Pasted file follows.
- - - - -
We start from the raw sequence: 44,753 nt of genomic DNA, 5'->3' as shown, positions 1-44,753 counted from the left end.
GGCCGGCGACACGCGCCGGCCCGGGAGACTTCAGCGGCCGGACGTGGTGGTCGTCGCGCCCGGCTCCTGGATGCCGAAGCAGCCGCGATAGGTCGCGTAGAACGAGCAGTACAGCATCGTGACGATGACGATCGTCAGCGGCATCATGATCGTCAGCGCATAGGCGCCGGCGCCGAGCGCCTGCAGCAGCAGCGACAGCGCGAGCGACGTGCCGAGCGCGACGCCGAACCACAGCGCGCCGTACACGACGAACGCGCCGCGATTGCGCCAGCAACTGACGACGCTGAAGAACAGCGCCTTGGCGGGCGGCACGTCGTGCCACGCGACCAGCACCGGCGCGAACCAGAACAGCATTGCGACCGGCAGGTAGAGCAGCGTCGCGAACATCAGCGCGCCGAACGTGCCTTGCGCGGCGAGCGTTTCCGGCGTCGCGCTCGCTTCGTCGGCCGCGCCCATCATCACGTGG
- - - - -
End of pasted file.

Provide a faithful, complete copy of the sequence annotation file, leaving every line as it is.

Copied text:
We start from the raw sequence: 44,753 nt of genomic DNA, 5'->3' as shown, positions 1-44,753 counted from the left end.
GGCCGGCGACACGCGCCGGCCCGGGAGACTTCAGCGGCCGGACGTGGTGGTCGTCGCGCCCGGCTCCTGGATGCCGAAGCAGCCGCGATAGGTCGCGTAGAACGAGCAGTACAGCATCGTGACGATGACGATCGTCAGCGGCATCATGATCGTCAGCGCATAGGCGCCGGCGCCGAGCGCCTGCAGCAGCAGCGACAGCGCGAGCGACGTGCCGAGCGCGACGCCGAACCACAGCGCGCCGTACACGACGAACGCGCCGCGATTGCGCCAGCAACTGACGACGCTGAAGAACAGCGCCTTGGCGGGCGGCACGTCGTGCCACGCGACCAGCACCGGCGCGAACCAGAACAGCATTGCGACCGGCAGGTAGAGCAGCGTCGCGAACATCAGCGCGCCGAACGTGCCTTGCGCGGCGAGCGTTTCCGGCGTCGCGCTCGCTTCGTCGGCCGCGCCCATCATCACGTGG